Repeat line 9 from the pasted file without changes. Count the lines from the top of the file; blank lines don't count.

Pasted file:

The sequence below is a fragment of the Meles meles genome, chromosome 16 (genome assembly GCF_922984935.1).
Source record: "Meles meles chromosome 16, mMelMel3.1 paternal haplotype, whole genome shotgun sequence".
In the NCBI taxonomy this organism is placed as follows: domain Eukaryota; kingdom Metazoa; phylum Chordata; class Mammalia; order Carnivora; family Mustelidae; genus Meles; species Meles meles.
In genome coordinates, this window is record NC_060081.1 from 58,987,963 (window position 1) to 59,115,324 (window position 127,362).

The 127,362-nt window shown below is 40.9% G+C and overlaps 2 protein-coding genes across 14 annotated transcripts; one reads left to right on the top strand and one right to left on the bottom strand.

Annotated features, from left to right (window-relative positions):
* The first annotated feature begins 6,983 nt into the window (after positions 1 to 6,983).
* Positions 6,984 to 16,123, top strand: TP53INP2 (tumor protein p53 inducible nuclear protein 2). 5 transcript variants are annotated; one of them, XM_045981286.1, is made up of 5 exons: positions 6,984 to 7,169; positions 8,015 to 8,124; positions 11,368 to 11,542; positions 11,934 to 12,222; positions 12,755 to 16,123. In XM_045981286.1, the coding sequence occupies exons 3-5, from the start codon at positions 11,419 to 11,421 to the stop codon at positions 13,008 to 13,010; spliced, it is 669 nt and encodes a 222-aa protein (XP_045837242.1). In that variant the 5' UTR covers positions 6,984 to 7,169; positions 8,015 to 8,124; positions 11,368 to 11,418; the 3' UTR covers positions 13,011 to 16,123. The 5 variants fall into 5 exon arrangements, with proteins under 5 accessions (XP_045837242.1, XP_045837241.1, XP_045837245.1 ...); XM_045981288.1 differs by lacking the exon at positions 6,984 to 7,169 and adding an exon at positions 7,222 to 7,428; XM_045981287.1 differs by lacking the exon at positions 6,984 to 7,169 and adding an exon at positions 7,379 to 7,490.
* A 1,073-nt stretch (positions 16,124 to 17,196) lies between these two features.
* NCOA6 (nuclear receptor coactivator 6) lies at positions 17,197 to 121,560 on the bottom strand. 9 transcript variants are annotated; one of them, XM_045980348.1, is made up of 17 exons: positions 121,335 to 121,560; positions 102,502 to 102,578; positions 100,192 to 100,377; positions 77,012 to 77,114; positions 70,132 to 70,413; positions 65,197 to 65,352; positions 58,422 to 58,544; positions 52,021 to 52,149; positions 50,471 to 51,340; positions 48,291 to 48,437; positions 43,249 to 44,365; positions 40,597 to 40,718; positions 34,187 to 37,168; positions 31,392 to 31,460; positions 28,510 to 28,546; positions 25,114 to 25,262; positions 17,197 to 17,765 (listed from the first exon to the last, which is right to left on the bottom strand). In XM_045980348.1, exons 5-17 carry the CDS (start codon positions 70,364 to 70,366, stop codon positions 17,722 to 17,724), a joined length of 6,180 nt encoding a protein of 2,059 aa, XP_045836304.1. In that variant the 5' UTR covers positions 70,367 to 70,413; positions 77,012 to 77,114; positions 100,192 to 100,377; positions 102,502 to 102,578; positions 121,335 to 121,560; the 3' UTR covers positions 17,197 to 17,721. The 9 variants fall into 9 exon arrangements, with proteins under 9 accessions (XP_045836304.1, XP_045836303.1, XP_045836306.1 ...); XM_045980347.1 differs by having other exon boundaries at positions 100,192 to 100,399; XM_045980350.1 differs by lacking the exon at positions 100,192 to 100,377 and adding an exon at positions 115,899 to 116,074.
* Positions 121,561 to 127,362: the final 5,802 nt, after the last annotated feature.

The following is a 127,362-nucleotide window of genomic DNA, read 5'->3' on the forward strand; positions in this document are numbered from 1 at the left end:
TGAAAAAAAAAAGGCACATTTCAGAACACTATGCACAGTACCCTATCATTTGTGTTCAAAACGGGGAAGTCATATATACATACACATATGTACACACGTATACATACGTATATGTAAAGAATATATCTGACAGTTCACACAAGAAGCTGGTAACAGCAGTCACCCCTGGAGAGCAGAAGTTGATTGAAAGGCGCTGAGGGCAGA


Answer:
* A 1,073-nt stretch (positions 16,124 to 17,196) lies between these two features.